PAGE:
Israel is missing the opportunity of the century

The lack of a functioning, stable government has led us to a historic blunder.

We are at an unprecedented historical juncture of opportunity, a window that God has opened, and we are foolishly and unnecessarily throwing it away.

Israeli Prime Minister Benjamin Netanyahu looks at his watch before delivering a statement at the Knesset, Israel's parliament, (photo credit: REUTERS)
Israeli Prime Minister Benjamin Netanyahu looks at his watch before delivering a statement at the Knesset, Israel’s parliament,
(photo credit: REUTERS)
We have always accused the Palestinians of never missing an opportunity to miss an opportunity. This is an accurate if sad assessment of their predicament, and a consequence of having a morally bankrupt leadership. At every given juncture when Palestinian leaders were given the choice between conflict and stability, they chose conflict. When they had the choice between statehood and terrorism, they chose terrorism. Ultimately their people have suffered because of the intransigence and plain selfishness of their leaders.

I shudder to compare any Israeli leadership to that of the Palestinians, but the people of Israel are currently victims of a different sort of intransigence from our own leaders. We are caught in a political deadlock that is freezing the development of our country, and which will very soon affect our ability to function on a day-to-day basis. We are quickly approaching the reality of no new budgets in both government ministries and municipal authorities.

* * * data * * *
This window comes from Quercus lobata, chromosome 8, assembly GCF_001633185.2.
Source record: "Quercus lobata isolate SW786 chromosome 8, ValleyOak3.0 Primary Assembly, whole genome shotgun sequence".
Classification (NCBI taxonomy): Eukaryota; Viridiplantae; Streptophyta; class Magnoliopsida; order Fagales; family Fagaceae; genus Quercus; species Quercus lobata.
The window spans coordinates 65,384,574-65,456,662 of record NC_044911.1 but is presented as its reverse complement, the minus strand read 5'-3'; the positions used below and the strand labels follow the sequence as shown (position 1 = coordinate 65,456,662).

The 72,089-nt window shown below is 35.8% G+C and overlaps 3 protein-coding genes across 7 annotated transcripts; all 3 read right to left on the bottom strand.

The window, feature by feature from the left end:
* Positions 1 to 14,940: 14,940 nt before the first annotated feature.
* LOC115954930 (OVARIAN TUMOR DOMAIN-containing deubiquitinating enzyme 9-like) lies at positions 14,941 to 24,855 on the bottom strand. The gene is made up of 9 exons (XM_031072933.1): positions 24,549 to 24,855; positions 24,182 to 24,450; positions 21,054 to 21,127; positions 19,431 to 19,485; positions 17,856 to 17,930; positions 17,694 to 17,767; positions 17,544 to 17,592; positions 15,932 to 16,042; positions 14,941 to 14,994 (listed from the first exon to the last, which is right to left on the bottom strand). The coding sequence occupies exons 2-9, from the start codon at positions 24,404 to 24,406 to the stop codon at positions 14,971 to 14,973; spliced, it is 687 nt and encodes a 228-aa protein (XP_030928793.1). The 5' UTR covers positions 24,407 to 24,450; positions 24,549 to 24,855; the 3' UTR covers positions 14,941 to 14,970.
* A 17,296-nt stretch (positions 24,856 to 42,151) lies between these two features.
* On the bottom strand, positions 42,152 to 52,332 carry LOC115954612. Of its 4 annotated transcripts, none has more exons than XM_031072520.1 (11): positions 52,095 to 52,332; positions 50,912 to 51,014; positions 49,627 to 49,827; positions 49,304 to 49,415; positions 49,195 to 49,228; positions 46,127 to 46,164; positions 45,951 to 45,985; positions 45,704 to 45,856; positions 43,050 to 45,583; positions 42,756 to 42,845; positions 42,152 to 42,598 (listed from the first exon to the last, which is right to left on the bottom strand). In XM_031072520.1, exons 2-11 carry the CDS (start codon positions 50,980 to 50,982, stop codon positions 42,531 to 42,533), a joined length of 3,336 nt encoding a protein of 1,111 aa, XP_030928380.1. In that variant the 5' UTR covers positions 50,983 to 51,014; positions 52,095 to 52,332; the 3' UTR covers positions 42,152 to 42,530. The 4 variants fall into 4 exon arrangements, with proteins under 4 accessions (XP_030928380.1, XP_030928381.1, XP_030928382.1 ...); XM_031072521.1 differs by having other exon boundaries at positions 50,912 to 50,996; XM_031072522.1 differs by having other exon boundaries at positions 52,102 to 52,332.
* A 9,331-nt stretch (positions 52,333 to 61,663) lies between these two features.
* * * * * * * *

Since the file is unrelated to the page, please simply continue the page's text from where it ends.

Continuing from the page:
But even worse, the lack of a functioning, stable government has led us to a historic blunder. We are missing what may very well be the opportunity of the century. With each passing day we are missing the opportunity to benefit from the partnership of the most pro-Israel administration is US history.

Like many politicians on the Right in Israel, I too hope that President Trump is re-elected for another term. But as we know, elections are unpredictable. What is crystal-clear is that we are wasting every hour of every day that we could be could be using to create a better Israel because we are stuck on silly infighting and ego wars.

In the few short years of the Trump administration we have scored more diplomatic achievements than ever in the history of our people, short of creating our own state. Things move slowly in government – processes are put in place that take decades to bear fruit, to shift minds and find budgets to build consensus.

It was 20 years ago that the American government decided to move the embassy to Jerusalem. However, there was a peace process along the way, sensitivities to consider, buzz words to live up to and a holy unspoken “status quo” that was forbidden to change. Along came President Trump. In three short years, he moved the US Embassy to our capital Jerusalem, recognized Israeli sovereignty over the Golan Heights, and declared the West Bank settlements legal. What more could have been accomplished if our leadership was not deadlocked?